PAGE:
There’s more, though. McWilliams goes on to say in Outsiders: “Joyce and an entrepreneur have exactly the same mind because they take risks.” (McWilliams’s emphasis.) It might be news to David McWilliams, but criminals take risks also. People who have unprotected sex take risks. People who smoke and drink too much take risks. Anyone who gets into a car every day takes a risk. When you fall in love you take a risk – that you will get hurt. Actually, taking risks is part of being human. In other words, McWilliams’ idea that an artist and an entrepreneur are the same because they take risks is meaningless.
If this weren’t bad enough, McWilliams then tells us that what we need is “Joycean Capitalism”. How to begin to fully explain how crass, silly and just plain wrong this is? McWilliams cites Ulysses as the inspiration for an experimental, daring capitalism. Perhaps he might have read Ulysses before he decided to misrepresent it so thoroughly. Virtually everything about the structure and form of Ulysses makes it the very opposite of a modus operandi or model of capitalism. Moreover, even in the novel’s content, Joyce makes it abundantly clear what he thinks of the business mind. Early on in Ulysses, in the scene with Stephen Dedalus and Mr Deasy, Joyce shows Stephen’s utter revulsion for mercantilism and business. Making money, in Stephen's mind was the lowest of the low. Far from being an entrepreneur, Joyce had an aristocratic disdain for all such activities. In the conversation with Mr Deasy, Stephen correctly points out that it’s Iago and not Shakespeare who says, “Put but money in thy purse”. Iago is one of Shakespeare’s most despicable villains. That’s what Joyce thought of the entrepreneur.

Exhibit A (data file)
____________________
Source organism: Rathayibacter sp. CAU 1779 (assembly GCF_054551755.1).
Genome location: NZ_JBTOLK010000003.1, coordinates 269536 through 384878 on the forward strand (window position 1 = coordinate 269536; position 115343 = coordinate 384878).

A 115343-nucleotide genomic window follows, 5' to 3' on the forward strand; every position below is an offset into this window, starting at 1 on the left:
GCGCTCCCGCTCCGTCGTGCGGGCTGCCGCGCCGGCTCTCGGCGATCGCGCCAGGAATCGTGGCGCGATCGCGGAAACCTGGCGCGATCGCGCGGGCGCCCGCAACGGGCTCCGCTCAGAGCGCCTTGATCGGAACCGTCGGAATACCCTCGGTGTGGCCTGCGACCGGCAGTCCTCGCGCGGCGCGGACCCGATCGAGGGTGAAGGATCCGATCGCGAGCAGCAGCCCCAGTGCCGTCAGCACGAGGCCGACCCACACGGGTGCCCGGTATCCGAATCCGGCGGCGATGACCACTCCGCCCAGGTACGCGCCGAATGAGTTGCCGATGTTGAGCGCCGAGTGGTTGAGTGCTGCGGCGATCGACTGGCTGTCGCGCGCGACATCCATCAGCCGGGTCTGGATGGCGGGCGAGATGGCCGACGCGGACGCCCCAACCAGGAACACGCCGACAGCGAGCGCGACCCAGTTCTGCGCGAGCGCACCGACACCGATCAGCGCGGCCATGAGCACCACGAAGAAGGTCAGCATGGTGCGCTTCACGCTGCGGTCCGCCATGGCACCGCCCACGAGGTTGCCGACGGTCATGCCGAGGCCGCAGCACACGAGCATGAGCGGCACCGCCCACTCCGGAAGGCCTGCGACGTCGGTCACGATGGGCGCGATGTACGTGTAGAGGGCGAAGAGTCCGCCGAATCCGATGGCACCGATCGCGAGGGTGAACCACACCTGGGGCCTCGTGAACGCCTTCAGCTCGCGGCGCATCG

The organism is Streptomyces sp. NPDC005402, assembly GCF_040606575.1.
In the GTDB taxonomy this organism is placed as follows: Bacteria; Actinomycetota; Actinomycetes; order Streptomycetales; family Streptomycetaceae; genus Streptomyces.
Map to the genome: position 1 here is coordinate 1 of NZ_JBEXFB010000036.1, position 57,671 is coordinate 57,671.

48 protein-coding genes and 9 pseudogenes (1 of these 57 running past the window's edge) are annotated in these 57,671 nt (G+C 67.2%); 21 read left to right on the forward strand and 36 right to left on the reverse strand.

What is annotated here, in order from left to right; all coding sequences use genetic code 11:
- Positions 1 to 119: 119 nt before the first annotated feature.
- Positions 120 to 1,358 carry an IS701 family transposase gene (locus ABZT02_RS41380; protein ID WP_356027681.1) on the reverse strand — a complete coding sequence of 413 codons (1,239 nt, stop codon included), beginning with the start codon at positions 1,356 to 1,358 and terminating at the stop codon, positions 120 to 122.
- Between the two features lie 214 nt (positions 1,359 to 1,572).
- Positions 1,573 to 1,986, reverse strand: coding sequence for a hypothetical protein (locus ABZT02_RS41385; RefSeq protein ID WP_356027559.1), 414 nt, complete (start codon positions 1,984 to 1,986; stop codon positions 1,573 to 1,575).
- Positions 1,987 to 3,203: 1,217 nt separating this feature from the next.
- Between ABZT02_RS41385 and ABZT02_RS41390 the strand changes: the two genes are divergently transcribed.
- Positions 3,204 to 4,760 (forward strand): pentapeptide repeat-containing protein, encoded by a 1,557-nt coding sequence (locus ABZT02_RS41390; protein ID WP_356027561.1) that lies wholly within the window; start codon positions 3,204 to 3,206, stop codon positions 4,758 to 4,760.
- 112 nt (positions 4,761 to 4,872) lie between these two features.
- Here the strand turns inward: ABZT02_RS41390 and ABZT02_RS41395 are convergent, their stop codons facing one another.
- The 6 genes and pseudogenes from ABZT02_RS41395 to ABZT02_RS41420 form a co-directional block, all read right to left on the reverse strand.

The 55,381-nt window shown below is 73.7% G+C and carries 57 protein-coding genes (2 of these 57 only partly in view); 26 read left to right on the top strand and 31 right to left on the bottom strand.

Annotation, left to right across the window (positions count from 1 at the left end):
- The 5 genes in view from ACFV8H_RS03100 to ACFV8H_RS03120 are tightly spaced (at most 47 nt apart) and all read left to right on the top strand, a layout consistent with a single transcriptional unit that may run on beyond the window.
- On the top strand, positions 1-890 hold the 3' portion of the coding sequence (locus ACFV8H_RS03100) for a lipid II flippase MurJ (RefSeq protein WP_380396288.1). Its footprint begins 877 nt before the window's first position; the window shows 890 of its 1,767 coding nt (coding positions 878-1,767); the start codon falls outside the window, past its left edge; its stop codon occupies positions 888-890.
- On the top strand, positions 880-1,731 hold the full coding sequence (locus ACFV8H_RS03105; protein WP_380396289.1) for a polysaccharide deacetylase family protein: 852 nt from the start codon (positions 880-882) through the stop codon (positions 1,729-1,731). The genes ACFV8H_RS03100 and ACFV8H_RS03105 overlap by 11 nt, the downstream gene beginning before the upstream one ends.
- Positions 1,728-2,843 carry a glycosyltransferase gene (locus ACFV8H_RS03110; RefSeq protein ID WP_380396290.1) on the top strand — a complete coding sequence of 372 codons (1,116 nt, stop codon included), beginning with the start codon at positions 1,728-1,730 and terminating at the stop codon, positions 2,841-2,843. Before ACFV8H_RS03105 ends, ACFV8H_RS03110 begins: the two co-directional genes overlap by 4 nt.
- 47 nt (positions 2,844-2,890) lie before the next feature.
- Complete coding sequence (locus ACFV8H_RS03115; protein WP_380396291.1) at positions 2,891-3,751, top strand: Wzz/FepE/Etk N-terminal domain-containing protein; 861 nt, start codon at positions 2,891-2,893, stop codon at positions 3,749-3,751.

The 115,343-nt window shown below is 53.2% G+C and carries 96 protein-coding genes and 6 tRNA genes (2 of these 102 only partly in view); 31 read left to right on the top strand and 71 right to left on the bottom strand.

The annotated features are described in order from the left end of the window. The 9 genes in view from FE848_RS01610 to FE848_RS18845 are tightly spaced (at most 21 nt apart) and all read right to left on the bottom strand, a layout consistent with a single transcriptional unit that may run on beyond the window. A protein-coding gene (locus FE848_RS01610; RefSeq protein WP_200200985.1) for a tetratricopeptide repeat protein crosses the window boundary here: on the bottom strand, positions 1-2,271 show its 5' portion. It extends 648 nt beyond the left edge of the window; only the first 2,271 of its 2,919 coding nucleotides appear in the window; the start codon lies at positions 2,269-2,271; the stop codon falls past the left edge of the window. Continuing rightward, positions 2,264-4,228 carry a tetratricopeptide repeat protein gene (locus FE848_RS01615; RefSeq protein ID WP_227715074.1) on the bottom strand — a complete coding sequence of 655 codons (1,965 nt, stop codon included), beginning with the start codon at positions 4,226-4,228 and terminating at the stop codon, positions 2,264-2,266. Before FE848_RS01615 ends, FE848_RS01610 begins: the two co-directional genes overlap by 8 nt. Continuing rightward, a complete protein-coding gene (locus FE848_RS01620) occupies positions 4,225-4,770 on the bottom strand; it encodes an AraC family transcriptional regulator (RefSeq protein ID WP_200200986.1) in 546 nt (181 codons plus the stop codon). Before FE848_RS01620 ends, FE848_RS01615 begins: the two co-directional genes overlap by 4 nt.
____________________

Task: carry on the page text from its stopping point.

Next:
All of Joyce’s life and art was spent resisting the dictates of economics and capitalism. “Time is money” is the great catch-phrase of capitalism. Joyce took ten years to write Ulysses, and seventeen to write Finnegans Wake. This is not the mind of someone concerned with capitalism’s obsession with time and deadlines, or business’s desire to finish something as quickly as possible in order to make more things and increase profits. The business mind wants results as quickly as possible. It doesn’t like complexity. Complexity just slows things down. Business and the mind of the entrepreneur like to go from A to B as quickly as possible. The artist - and Joyce more than anyone - wants to explore all the secrets and nuances of meaning between A and B and maybe never even reach B but simply return to A again.